JAGUAR XK 140 DHC
BRITISH RACING GREEN
TOTAL RESTORATION BY JOHN MAY BETWEEN 1996-9
MILEAGE:- 3,560 SINCE RESTORATION
BRITISH RACING GREEN WITH BISCUIT HIDE, BLACK HOOD
CHASSIS No. S818597BW
4-SPEED SYNCHROMESH GEARBOX WITH OVERDRIVE, WITH ALL ROUND DISC BRAKES, C-TYPE CYLINDER HEAD, SOLID MOUNTED STEERING RACK, CHROMED 15” X 6J WIRE WHEELS, BUCKET SEATS, RADIOMOBILE RADIO, ELECTRIC FAN.
Hexagon Classics are delighted to offer this exciting Jaguar XK140 DHC, which was extensively restored by well-respected Jaguar marque expert John May of XK Developments between 1996 and 1999.
The Jaguar XK 140 was introduced at the 1954 Earls Court Motor Show in London. Comparing it with the previous model, the XK 120 there were a considerable number of changes, some of which had undoubtedly inspired by customer feedback from the American market.
Exterior changes that distinguished it from the XK120 included more substantial front and rear bumpers with over riders, and flashing turn signals (operated by a switch on the dashboard), above the front bumper.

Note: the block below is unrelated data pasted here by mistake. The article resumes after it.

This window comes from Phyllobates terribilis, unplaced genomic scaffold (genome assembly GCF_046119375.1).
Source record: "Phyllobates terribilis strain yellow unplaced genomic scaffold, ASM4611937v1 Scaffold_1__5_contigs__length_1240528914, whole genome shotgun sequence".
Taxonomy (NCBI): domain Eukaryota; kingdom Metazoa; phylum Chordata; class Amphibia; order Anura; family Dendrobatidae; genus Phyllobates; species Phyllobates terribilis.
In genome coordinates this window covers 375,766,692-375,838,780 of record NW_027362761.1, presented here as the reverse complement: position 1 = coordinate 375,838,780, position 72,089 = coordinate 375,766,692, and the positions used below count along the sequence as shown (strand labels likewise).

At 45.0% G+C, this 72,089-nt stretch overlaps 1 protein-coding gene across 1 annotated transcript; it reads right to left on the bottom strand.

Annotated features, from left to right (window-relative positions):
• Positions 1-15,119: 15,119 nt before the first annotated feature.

The interior was made more comfortable for taller drivers by moving the engine firewall and dashboard forward to give 3“ (76 mm) more legroom. Two 6-volt batteries, one in each front wing were fitted to the Fixed Head Coupe, but Drop Heads and the Open Two-Seater had a single 12-volt battery. The grille remained the same size but became a one-piece cast unit with fewer, and broader, vertical bars. The Jaguar badge was incorporated into the grille surround. A chrome trim strip ran along the centre of the bonnet and boot lid. An emblem on the boot lid contained the words “Winner Le Mans 1951–3”. The XK140 was powered by the Jaguar XK engine with the Special Equipment modifications from the XK120, which raised the specified power by 10 bhp to 190 bhp (142 kW) gross at 5500 rpm, as standard.
Realistically, the XK 140 could achieve a top speed of 120–125 mph (193–201 km/h). Road & Track’s XK-140 MC test in June 1955 recorded a best two-way average of 120.3 mph (193.6 km/h). Best one-way run was 121.1 mph (194.9 km/h).
The car boasts two impressive history files, Jaguar handbook etc, historic MOTs and has enjoyed regular recent servicing, despite only having covered a meagre mileage since restoration. It is in quite excellent condition throughout, and is ready to be enjoyed.